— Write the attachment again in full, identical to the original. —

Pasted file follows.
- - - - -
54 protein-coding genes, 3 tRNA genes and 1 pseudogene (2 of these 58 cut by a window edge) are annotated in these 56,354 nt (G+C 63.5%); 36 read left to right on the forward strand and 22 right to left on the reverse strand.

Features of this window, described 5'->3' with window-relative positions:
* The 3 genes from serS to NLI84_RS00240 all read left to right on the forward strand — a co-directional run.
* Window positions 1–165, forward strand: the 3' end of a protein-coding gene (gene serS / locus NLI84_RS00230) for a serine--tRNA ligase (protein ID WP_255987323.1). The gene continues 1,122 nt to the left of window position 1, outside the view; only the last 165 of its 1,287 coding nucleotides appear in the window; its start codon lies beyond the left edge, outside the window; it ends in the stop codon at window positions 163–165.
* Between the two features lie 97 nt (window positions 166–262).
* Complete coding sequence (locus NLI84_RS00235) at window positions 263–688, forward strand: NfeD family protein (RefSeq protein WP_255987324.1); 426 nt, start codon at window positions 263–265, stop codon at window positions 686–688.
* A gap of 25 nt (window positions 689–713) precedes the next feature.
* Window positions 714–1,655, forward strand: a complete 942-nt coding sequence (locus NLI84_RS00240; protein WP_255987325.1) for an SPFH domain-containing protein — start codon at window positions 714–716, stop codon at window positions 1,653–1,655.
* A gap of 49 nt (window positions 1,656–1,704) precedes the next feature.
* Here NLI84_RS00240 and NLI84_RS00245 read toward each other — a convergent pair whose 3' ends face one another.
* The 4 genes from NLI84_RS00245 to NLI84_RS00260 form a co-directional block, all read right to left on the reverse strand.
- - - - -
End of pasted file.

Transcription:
54 protein-coding genes, 3 tRNA genes and 1 pseudogene (2 of these 58 cut by a window edge) are annotated in these 56,354 nt (G+C 63.5%); 36 read left to right on the forward strand and 22 right to left on the reverse strand.

Features of this window, described 5'->3' with window-relative positions:
* The 3 genes from serS to NLI84_RS00240 all read left to right on the forward strand — a co-directional run.
* Window positions 1–165, forward strand: the 3' end of a protein-coding gene (gene serS / locus NLI84_RS00230) for a serine--tRNA ligase (protein ID WP_255987323.1). The gene continues 1,122 nt to the left of window position 1, outside the view; only the last 165 of its 1,287 coding nucleotides appear in the window; its start codon lies beyond the left edge, outside the window; it ends in the stop codon at window positions 163–165.
* Between the two features lie 97 nt (window positions 166–262).
* Complete coding sequence (locus NLI84_RS00235) at window positions 263–688, forward strand: NfeD family protein (RefSeq protein WP_255987324.1); 426 nt, start codon at window positions 263–265, stop codon at window positions 686–688.
* A gap of 25 nt (window positions 689–713) precedes the next feature.
* Window positions 714–1,655, forward strand: a complete 942-nt coding sequence (locus NLI84_RS00240; protein WP_255987325.1) for an SPFH domain-containing protein — start codon at window positions 714–716, stop codon at window positions 1,653–1,655.
* A gap of 49 nt (window positions 1,656–1,704) precedes the next feature.
* Here NLI84_RS00240 and NLI84_RS00245 read toward each other — a convergent pair whose 3' ends face one another.
* The 4 genes from NLI84_RS00245 to NLI84_RS00260 form a co-directional block, all read right to left on the reverse strand.